Manchester:Manchester United midfielder Darren Fletcher insists that Sunday's FA Cup duel with historic rivals Leeds is his immediate concern rather than a Premier League-Champions League double.
Leeds, former English champions but currently playing in the third tier of domestic football after a spectacular fall from grace, will be the first in a series of key games for United.
After Sunday comes a meeting with Manchester City in the League Cup semi-finals before Premier League battle resumes again at Birmingham on January 9.
AC Milan are then on the agenda in the Champions League in February.
"Everyone looks ahead and speaks about the Christmas period but the matches we are into now straight afterwards are just as important," said Fletcher.
"I just take each game as it comes and think all the other players do the same thing.
"You can look too far ahead of yourself and start thinking about what is to come whether you have an easy run of games.
"But it never works out like that. We have the FA Cup, the League Cup semi-final and then more important league games. The best thing to do is try to win them all."
Teammate Michael Carrick said he is relishing United's clash with Leeds and feels Sir Alex Ferguson's side are on the verge of a fine burst of form.
United go into the new year two points off the Premier League leaders Chelsea and safely through to the knock-out phase of the Champions League.
Even so, England midfielder Carrick accepts United have not hit top gear yet during the campaign.
The Old Trafford club have lost five matches in the Premier League and have been beset by defensive injuries.
Those problems at the back are starting to clear up, with Wes Brown and Nemanja Vidic forming what looks like a solid central defensive partnership.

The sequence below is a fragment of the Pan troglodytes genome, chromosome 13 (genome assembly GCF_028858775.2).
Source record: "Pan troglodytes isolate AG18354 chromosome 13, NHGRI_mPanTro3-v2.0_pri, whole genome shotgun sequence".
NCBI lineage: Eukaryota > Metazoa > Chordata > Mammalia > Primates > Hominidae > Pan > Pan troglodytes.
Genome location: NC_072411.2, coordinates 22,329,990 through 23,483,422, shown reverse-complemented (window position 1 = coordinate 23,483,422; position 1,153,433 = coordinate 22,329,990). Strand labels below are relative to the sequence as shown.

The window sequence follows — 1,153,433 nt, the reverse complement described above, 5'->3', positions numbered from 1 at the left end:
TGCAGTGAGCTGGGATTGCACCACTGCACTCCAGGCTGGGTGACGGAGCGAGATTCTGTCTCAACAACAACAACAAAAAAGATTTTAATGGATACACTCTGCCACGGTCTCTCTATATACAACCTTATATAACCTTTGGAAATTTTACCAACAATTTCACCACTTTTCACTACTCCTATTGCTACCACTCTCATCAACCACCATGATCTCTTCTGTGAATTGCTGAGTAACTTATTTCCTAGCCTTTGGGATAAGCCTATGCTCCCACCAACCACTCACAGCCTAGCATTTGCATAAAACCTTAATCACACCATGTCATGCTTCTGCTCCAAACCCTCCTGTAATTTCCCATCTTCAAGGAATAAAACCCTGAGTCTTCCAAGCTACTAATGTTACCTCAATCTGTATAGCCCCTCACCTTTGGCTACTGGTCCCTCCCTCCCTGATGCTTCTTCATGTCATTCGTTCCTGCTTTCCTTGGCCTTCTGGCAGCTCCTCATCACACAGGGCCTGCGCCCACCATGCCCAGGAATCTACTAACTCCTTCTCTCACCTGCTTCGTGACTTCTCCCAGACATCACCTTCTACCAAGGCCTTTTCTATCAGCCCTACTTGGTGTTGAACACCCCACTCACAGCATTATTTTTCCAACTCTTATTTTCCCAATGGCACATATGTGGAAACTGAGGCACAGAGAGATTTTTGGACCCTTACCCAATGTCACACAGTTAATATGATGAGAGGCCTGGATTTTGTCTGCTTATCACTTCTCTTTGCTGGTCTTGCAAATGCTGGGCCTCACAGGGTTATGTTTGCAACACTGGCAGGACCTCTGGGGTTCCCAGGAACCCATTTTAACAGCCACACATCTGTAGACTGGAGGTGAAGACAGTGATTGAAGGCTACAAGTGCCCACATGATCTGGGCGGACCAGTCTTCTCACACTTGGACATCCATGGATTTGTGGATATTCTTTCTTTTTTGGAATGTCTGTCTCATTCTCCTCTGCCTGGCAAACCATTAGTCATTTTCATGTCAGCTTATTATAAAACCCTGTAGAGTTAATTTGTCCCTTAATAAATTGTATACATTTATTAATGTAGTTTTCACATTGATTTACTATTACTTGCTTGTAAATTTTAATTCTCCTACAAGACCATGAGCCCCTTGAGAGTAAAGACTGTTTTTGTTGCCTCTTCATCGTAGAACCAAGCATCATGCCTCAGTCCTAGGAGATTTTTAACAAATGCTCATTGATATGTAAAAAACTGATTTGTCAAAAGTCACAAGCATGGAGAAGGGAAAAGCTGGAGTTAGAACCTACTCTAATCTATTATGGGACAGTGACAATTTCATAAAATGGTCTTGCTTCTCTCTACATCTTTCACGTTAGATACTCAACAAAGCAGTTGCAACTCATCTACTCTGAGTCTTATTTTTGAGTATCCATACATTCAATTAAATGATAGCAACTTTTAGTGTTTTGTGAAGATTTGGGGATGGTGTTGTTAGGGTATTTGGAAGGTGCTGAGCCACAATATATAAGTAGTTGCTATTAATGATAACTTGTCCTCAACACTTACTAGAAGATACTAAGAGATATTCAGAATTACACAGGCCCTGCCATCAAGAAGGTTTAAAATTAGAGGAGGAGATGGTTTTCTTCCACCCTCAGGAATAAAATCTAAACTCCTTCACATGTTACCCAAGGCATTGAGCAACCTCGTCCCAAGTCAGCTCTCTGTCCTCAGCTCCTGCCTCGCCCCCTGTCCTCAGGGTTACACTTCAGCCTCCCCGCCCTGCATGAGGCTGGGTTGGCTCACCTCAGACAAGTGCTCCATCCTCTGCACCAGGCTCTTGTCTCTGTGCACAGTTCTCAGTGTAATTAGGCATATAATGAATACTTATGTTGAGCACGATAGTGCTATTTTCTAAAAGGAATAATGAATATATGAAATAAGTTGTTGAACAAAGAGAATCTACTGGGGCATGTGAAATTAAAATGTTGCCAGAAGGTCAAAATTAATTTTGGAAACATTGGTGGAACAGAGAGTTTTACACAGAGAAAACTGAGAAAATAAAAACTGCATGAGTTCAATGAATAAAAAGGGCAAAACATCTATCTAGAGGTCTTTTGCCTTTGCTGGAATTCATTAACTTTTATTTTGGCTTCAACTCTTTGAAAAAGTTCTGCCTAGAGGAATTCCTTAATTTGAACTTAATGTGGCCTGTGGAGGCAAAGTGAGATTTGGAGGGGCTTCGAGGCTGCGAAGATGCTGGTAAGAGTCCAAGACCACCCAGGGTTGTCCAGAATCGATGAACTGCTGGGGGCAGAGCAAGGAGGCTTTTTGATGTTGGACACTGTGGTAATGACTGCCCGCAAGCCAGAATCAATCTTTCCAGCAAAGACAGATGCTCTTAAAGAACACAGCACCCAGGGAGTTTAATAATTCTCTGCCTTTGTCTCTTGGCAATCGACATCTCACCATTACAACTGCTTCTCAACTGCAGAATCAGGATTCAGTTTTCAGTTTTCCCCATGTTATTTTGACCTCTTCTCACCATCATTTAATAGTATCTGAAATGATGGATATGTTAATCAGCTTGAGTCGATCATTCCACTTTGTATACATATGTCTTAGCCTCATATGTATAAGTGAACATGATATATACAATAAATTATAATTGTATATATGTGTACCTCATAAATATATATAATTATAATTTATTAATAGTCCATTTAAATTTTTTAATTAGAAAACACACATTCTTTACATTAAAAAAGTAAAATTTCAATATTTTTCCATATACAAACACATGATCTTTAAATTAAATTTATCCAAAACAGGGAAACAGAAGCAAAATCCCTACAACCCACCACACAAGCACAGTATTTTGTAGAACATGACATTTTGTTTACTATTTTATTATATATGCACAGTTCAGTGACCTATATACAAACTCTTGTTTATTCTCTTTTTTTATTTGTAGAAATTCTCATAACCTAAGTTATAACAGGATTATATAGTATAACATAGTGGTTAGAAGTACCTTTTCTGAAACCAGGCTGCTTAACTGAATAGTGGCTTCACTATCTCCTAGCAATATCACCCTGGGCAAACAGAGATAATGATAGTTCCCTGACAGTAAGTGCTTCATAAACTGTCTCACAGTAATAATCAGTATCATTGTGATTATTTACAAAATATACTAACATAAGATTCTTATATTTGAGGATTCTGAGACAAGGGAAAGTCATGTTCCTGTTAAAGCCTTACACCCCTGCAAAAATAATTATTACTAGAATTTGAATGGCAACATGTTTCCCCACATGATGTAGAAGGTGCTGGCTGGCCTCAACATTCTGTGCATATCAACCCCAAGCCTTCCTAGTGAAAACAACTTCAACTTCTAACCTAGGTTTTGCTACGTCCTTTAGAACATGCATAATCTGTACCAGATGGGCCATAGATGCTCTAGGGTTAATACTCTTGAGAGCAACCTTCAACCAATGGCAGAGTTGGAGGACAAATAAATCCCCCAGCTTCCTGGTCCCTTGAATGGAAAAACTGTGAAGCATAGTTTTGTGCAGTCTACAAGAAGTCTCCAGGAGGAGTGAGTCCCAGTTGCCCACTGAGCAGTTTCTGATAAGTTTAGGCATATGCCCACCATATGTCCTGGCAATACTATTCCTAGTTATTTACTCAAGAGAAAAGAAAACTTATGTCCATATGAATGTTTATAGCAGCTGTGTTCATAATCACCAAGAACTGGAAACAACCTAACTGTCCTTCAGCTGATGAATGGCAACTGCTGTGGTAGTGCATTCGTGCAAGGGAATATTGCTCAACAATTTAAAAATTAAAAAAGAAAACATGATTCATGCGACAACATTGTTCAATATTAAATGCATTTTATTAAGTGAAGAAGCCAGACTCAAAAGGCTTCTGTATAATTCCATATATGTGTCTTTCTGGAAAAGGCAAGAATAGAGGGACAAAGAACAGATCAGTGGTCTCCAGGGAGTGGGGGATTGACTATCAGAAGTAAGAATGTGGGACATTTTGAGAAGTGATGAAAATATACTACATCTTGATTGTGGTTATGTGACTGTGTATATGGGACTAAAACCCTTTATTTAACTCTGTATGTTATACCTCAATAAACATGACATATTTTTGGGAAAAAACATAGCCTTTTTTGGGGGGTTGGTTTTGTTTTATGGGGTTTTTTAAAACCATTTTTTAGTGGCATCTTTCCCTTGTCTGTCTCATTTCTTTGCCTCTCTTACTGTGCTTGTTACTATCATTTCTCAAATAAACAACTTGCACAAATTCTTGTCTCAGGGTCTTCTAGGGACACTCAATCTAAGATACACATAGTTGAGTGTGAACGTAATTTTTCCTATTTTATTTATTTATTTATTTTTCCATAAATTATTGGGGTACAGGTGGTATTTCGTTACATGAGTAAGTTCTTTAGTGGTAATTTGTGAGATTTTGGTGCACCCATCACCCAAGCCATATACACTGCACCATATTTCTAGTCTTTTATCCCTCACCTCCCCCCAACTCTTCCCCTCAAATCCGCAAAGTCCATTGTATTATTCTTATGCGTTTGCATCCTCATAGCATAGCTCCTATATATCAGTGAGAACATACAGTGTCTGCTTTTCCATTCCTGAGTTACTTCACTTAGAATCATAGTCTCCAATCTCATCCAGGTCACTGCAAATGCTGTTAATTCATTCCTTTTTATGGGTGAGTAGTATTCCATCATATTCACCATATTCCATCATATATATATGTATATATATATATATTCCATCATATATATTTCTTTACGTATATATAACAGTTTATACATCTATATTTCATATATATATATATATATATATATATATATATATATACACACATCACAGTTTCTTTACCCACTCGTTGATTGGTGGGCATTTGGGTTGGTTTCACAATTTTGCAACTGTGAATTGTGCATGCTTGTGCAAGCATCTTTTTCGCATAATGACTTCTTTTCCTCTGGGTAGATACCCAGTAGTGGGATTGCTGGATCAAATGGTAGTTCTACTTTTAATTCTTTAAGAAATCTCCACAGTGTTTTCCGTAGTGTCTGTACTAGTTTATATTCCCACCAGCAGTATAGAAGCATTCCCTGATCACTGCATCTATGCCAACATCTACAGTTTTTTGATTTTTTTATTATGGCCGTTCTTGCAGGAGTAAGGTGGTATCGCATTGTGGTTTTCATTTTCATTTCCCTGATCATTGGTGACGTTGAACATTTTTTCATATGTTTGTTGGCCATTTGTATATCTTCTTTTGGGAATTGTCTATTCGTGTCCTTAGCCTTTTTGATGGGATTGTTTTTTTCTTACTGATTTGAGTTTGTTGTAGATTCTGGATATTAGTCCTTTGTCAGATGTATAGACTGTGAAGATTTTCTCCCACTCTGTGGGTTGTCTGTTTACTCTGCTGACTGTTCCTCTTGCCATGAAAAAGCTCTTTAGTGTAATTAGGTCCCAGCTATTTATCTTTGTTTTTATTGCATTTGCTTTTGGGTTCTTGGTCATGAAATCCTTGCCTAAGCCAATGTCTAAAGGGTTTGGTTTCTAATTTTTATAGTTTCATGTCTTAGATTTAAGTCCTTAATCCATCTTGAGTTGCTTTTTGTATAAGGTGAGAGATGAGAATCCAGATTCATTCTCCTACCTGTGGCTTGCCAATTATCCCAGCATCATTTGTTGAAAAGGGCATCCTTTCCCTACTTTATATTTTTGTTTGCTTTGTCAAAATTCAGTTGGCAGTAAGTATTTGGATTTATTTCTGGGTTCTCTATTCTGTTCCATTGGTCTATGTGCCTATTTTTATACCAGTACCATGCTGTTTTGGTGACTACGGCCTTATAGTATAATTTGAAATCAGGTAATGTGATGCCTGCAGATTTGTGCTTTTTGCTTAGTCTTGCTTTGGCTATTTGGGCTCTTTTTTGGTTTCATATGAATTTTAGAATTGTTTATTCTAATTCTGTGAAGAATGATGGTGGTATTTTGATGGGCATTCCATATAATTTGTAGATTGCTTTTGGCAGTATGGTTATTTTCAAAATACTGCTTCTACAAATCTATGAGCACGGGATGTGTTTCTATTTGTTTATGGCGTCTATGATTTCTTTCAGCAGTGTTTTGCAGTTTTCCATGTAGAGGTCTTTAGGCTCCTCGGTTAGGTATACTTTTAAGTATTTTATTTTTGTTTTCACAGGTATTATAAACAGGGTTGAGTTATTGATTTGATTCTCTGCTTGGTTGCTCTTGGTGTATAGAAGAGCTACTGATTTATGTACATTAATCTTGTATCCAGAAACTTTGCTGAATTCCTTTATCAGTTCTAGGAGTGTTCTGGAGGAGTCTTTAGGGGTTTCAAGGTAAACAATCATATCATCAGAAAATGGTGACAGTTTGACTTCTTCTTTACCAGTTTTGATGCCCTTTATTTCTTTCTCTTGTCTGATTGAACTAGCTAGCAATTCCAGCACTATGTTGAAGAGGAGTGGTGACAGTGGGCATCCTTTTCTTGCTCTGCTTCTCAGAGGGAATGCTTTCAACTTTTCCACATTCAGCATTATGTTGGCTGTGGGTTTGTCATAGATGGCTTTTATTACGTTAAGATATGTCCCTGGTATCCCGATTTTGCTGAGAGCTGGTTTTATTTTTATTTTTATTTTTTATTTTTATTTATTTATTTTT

Ferguson intends to use his youngsters in the League Cup against City but has said he will opt for a strong selection against League One leaders Leeds.
The Yorkshire club, who pipped Ferguson's men to the domestic title in 1992, have been in the third division of English football for three years but as recently as a decade ago were significant top-flight contenders.
The teams' first meeting since Leeds were relegated in 2004 is eagerly awaited and the visitors are set to bring 9,000 supporters to Old Trafford.
But Carrick is looking forward to his first taste of this most intense of fixtures.
"Experiencing those types of feisty atmospheres are why you play football," Carrick said.
"Rivalries like that add extra spice. It is great for the fans and good for the players.
"No matter where you play, or whether the atmosphere is for or against you, it is a great feeling to play.
"Besiktas were very hostile when we went there earlier this season (in the Champions League) but it was still terrific to play in.
"Leeds are bringing a lot of fans and we are looking forward to it. It should be a cracking game."
United have lost two of their last five matches at home but beat Wigan 5-0 last time out and Carrick is desperate for them to continue their improvement at Old Trafford against Leeds.
"We have not hit top form all season, especially at home," Carrick conceded. "We have just been doing enough to get through. We know we are better than that and now is the time to do it."
Ferguson has hinted that Gary Neville will play against Leeds and he will use a similar side to the one that thrashed Wigan.
Leeds have not won at Old Trafford since 1981 and they go into Sunday's match as huge underdogs.
But midfielder Jonny Howson insists they have nothing to fear, having narrowly lost 1-0 to Liverpool in the League Cup earlier this season.
"They have big players but we want to test ourselves and impress against these players," Howson said.
"We have players who can hurt and you saw that against Liverpool (in the League Cup). We caused them problems.
"I saw an interview with Jamie Carragher where he said we were their toughest game up to that point so I don't see why we can't cause them (United) problems on Sunday."